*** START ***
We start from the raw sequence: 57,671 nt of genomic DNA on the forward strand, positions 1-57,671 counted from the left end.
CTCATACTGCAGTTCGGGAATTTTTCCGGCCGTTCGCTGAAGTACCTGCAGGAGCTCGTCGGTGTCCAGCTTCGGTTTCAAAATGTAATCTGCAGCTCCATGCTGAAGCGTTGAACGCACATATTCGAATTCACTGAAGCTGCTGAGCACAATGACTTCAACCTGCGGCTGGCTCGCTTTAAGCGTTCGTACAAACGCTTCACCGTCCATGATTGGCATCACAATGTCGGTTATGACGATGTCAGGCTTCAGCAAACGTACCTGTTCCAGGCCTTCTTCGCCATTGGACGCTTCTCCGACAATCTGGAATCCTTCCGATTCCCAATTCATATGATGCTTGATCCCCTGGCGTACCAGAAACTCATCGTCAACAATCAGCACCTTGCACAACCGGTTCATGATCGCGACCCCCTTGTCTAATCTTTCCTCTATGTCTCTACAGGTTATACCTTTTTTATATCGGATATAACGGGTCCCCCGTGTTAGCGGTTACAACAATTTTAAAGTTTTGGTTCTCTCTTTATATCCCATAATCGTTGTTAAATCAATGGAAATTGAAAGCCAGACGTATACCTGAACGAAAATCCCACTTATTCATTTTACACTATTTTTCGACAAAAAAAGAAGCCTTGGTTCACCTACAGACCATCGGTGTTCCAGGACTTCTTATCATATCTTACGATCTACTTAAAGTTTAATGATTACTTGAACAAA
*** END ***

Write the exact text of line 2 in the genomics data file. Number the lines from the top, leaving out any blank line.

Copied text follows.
CTCATACTGCAGTTCGGGAATTTTTCCGGCCGTTCGCTGAAGTACCTGCAGGAGCTCGTCGGTGTCCAGCTTCGGTTTCAAAATGTAATCTGCAGCTCCATGCTGAAGCGTTGAACGCACATATTCGAATTCACTGAAGCTGCTGAGCACAATGACTTCAACCTGCGGCTGGCTCGCTTTAAGCGTTCGTACAAACGCTTCACCGTCCATGATTGGCATCACAATGTCGGTTATGACGATGTCAGGCTTCAGCAAACGTACCTGTTCCAGGCCTTCTTCGCCATTGGACGCTTCTCCGACAATCTGGAATCCTTCCGATTCCCAATTCATATGATGCTTGATCCCCTGGCGTACCAGAAACTCATCGTCAACAATCAGCACCTTGCACAACCGGTTCATGATCGCGACCCCCTTGTCTAATCTTTCCTCTATGTCTCTACAGGTTATACCTTTTTTATATCGGATATAACGGGTCCCCCGTGTTAGCGGTTACAACAATTTTAAAGTTTTGGTTCTCTCTTTATATCCCATAATCGTTGTTAAATCAATGGAAATTGAAAGCCAGACGTATACCTGAACGAAAATCCCACTTATTCATTTTACACTATTTTTCGACAAAAAAAGAAGCCTTGGTTCACCTACAGACCATCGGTGTTCCAGGACTTCTTATCATATCTTACGATCTACTTAAAGTTTAATGATTACTTGAACAAA